It’s been nearly a month since the historic general election, which saw a new government taking office and a significant surge in new ministers and first-time members of parliament as well.
Fahmi Fadzil is one of those first-time MPs who won the Lembah Pantai constituency last month, and he has some big plans for his time in office!
According to the Malay Mail, Fahmi stated that changing Bangsar South back to its original name, Kampung Kerinchi, is one of his first pledges as Lembah Pantai’s new MP and hopes that he can accomplish this within his first 100 days in office. He told the daily,
“I raised a number of issues and one of my key promises was to return the name Kerinchi to Bangsar South. That, for me, is quite important.”
“The process needs to be done through DBKL (Kuala Lumpur City Hall). I have to work with DBKL and they have expressed their readiness to work on this.”
“There is a process for it, which needs to be done via the OSC (One Stop Centre) where we have to submit a request for the name change.”
Surprisingly, Fahmi discovered upon meeting with DBKL that the city hall’s senior officials had actually disagreed with renaming the area Bangsar South when it was proposed back in 2012, as local names, especially if they’re Malay names, cannot be changed, according to their rules.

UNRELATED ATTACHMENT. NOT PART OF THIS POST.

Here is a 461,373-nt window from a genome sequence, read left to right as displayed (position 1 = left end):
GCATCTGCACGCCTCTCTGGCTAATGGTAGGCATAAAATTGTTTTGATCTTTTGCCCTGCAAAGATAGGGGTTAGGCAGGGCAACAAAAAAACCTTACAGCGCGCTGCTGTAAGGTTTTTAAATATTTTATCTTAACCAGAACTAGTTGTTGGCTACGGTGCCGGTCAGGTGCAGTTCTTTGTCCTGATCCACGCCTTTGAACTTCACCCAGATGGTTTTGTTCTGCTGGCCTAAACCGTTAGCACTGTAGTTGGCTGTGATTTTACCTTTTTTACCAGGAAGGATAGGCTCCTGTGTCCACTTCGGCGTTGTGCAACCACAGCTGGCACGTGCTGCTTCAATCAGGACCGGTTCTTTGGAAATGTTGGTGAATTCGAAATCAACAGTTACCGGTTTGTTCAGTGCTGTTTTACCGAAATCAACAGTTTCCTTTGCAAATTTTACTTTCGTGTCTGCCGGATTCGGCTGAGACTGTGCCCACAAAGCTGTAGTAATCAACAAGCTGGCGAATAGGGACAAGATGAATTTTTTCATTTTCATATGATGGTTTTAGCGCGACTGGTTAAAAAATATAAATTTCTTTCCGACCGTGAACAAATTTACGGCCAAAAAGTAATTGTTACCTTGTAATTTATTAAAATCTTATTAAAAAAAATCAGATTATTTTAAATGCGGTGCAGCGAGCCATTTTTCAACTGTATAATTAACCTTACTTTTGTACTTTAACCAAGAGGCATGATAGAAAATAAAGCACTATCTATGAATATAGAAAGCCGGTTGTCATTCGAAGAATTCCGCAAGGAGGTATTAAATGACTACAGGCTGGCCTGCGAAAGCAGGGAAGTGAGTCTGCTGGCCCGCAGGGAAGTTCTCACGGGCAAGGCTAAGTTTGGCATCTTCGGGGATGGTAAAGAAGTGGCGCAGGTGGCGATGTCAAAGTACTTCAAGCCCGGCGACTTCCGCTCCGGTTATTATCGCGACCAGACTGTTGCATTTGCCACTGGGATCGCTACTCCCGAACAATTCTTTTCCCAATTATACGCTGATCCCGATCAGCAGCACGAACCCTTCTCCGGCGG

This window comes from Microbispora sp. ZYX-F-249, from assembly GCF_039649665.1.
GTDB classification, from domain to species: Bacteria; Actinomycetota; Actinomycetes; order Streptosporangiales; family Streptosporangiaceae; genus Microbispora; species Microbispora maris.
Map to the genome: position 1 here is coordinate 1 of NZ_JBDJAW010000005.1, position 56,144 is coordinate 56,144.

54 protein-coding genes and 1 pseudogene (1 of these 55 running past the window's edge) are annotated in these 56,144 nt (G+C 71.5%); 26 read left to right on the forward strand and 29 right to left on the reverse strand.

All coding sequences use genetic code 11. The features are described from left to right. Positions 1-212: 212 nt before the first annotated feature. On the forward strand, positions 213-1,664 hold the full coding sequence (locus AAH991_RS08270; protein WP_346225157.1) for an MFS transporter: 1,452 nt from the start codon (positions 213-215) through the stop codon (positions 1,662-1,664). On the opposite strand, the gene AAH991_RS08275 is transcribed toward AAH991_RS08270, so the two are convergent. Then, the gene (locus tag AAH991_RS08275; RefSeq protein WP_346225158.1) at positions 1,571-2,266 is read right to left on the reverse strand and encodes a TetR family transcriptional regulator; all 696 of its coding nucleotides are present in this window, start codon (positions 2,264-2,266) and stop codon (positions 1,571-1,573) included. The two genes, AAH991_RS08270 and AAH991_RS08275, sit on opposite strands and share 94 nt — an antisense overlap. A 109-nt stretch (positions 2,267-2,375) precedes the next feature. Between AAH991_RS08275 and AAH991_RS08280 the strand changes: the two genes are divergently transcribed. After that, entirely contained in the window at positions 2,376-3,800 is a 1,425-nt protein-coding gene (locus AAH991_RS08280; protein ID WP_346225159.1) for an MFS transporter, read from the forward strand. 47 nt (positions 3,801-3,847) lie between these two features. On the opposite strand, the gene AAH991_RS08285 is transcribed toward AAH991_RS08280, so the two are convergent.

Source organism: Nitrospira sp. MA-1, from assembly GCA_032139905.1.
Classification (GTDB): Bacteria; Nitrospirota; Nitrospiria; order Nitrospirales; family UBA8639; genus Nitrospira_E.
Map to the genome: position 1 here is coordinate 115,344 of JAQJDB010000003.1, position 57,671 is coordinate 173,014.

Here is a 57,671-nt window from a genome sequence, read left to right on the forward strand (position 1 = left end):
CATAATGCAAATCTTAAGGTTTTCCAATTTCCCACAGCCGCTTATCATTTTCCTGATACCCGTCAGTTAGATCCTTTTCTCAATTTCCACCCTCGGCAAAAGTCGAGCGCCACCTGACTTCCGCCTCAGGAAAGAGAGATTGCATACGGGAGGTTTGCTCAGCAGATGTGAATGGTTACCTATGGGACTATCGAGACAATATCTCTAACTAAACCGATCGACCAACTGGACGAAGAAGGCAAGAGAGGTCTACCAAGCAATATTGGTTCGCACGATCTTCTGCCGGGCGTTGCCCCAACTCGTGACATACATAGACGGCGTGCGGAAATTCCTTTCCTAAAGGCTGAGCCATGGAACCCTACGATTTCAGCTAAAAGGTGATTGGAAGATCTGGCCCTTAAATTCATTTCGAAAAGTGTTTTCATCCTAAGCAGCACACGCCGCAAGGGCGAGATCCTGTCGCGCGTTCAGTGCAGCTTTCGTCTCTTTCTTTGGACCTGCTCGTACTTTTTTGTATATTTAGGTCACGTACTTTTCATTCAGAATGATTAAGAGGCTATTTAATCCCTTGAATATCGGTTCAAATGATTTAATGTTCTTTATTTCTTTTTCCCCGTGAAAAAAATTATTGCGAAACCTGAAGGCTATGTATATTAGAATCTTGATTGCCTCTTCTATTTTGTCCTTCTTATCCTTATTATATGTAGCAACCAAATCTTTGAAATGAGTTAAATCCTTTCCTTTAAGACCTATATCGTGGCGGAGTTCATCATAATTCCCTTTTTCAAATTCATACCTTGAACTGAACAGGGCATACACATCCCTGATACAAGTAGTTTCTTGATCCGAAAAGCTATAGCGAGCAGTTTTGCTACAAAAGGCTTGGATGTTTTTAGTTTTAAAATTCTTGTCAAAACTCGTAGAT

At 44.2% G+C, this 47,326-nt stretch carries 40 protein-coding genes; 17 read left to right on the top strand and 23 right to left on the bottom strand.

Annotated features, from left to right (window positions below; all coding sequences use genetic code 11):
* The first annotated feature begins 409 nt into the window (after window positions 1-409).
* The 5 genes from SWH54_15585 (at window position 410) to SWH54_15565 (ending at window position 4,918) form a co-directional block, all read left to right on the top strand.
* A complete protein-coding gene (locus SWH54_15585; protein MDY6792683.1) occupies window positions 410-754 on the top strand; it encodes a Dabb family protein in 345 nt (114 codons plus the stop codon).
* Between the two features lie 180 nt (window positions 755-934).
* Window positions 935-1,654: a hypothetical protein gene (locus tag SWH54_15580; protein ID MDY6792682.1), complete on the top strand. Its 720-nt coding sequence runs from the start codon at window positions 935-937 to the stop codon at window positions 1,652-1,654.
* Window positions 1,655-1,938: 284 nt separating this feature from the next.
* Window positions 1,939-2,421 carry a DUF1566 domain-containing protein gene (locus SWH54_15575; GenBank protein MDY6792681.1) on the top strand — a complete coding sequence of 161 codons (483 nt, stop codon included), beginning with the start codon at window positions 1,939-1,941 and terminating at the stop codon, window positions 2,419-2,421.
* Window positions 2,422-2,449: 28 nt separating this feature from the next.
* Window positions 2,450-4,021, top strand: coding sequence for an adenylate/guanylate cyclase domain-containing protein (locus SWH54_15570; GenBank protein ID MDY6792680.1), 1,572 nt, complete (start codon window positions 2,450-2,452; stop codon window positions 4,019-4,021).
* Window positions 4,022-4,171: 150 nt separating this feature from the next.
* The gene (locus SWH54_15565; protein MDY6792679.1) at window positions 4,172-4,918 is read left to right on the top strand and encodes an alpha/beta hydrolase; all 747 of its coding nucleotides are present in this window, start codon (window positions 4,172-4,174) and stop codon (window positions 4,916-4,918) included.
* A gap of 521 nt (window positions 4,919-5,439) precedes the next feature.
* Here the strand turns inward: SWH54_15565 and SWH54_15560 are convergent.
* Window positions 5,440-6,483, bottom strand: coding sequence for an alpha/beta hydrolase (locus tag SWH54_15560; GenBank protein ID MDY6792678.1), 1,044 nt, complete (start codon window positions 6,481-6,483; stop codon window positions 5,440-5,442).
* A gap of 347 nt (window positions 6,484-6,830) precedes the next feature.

“The question is why was this allowed or rather who allowed the name change? I have yet to find out, but I am keeping a close eye on this matter,” Fahmi continued.
He further explained why he was adamant on keeping the area’s old name, as there’s a lot of historical significance behind it.
Kampung Kerinchi was actually founded by a group of Sumatrans from Kerinchi, Sumatra in the late 1800s (there are also rumours that this group had werewolf-like powers, but we’re not gonna get into that lol).
Abdullah Hukum, the village’s founder, officially opened Kampung Kerinchi in the 1890s after he was granted permission to explore the Sungai Putih area (now known as Jalan Bangsar), which led to the use of Bukit Nenas in his agricultural ventures.
Kerinchi Malays were also one of the earliest settlers of Bukit Bintang, who opened farms and grew vegetables, sugar cane, and other produce.
“People who are part of the Kerinchi group still speak to one another in the Kerinchi dialect they still have their sense of identity. Who are we without our sense of history? That is why we must not easily change place names,” the MP continued.
Well, let’s hope that part of our capital city’s history is retained! What do you think of this name change? Let us know in the comments below!
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